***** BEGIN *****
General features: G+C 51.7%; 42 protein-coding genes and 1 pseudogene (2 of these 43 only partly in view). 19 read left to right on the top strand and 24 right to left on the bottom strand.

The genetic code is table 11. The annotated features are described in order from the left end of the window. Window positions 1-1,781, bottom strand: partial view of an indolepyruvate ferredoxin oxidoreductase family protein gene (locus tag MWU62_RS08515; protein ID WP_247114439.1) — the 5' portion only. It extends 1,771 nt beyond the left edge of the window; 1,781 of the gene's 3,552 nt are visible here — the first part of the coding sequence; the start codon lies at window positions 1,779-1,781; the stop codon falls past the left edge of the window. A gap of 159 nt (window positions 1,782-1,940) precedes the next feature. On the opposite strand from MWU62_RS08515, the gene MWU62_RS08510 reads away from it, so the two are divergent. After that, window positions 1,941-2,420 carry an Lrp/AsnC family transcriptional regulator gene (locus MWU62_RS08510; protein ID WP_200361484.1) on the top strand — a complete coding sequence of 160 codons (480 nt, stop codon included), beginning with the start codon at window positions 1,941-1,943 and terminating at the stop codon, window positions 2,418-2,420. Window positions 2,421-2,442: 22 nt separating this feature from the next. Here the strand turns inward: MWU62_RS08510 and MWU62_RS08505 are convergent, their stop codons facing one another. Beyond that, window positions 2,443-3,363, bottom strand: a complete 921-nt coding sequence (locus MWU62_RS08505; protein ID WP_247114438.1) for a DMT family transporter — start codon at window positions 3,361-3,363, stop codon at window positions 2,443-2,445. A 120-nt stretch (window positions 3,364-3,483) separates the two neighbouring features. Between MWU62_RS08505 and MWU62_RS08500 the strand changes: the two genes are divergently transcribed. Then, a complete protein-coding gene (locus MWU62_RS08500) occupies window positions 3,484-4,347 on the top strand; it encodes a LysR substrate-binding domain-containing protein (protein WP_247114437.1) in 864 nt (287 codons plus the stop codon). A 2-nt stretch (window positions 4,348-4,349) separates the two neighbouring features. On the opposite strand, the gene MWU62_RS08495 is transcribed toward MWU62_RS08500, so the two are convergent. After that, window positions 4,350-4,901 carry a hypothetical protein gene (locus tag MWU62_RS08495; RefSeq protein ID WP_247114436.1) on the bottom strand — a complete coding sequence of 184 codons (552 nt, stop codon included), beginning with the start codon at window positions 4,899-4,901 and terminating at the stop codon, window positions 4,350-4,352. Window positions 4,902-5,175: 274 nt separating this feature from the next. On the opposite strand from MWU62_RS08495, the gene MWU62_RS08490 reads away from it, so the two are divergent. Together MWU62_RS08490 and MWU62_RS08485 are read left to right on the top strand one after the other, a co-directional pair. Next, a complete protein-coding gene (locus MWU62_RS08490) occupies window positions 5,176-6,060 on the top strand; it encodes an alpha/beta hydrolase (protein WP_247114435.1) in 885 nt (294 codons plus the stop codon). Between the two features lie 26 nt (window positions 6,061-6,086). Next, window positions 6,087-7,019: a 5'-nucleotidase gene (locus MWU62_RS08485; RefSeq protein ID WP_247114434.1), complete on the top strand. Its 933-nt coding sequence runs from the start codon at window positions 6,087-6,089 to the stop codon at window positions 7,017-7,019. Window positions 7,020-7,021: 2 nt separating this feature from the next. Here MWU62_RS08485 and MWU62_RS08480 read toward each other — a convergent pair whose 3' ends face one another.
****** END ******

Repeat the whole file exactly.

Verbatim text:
General features: G+C 51.7%; 42 protein-coding genes and 1 pseudogene (2 of these 43 only partly in view). 19 read left to right on the top strand and 24 right to left on the bottom strand.

The genetic code is table 11. The annotated features are described in order from the left end of the window. Window positions 1-1,781, bottom strand: partial view of an indolepyruvate ferredoxin oxidoreductase family protein gene (locus tag MWU62_RS08515; protein ID WP_247114439.1) — the 5' portion only. It extends 1,771 nt beyond the left edge of the window; 1,781 of the gene's 3,552 nt are visible here — the first part of the coding sequence; the start codon lies at window positions 1,779-1,781; the stop codon falls past the left edge of the window. A gap of 159 nt (window positions 1,782-1,940) precedes the next feature. On the opposite strand from MWU62_RS08515, the gene MWU62_RS08510 reads away from it, so the two are divergent. After that, window positions 1,941-2,420 carry an Lrp/AsnC family transcriptional regulator gene (locus MWU62_RS08510; protein ID WP_200361484.1) on the top strand — a complete coding sequence of 160 codons (480 nt, stop codon included), beginning with the start codon at window positions 1,941-1,943 and terminating at the stop codon, window positions 2,418-2,420. Window positions 2,421-2,442: 22 nt separating this feature from the next. Here the strand turns inward: MWU62_RS08510 and MWU62_RS08505 are convergent, their stop codons facing one another. Beyond that, window positions 2,443-3,363, bottom strand: a complete 921-nt coding sequence (locus MWU62_RS08505; protein ID WP_247114438.1) for a DMT family transporter — start codon at window positions 3,361-3,363, stop codon at window positions 2,443-2,445. A 120-nt stretch (window positions 3,364-3,483) separates the two neighbouring features. Between MWU62_RS08505 and MWU62_RS08500 the strand changes: the two genes are divergently transcribed. Then, a complete protein-coding gene (locus MWU62_RS08500) occupies window positions 3,484-4,347 on the top strand; it encodes a LysR substrate-binding domain-containing protein (protein WP_247114437.1) in 864 nt (287 codons plus the stop codon). A 2-nt stretch (window positions 4,348-4,349) separates the two neighbouring features. On the opposite strand, the gene MWU62_RS08495 is transcribed toward MWU62_RS08500, so the two are convergent. After that, window positions 4,350-4,901 carry a hypothetical protein gene (locus tag MWU62_RS08495; RefSeq protein ID WP_247114436.1) on the bottom strand — a complete coding sequence of 184 codons (552 nt, stop codon included), beginning with the start codon at window positions 4,899-4,901 and terminating at the stop codon, window positions 4,350-4,352. Window positions 4,902-5,175: 274 nt separating this feature from the next. On the opposite strand from MWU62_RS08495, the gene MWU62_RS08490 reads away from it, so the two are divergent. Together MWU62_RS08490 and MWU62_RS08485 are read left to right on the top strand one after the other, a co-directional pair. Next, a complete protein-coding gene (locus MWU62_RS08490) occupies window positions 5,176-6,060 on the top strand; it encodes an alpha/beta hydrolase (protein WP_247114435.1) in 885 nt (294 codons plus the stop codon). Between the two features lie 26 nt (window positions 6,061-6,086). Next, window positions 6,087-7,019: a 5'-nucleotidase gene (locus MWU62_RS08485; RefSeq protein ID WP_247114434.1), complete on the top strand. Its 933-nt coding sequence runs from the start codon at window positions 6,087-6,089 to the stop codon at window positions 7,017-7,019. Window positions 7,020-7,021: 2 nt separating this feature from the next. Here MWU62_RS08485 and MWU62_RS08480 read toward each other — a convergent pair whose 3' ends face one another.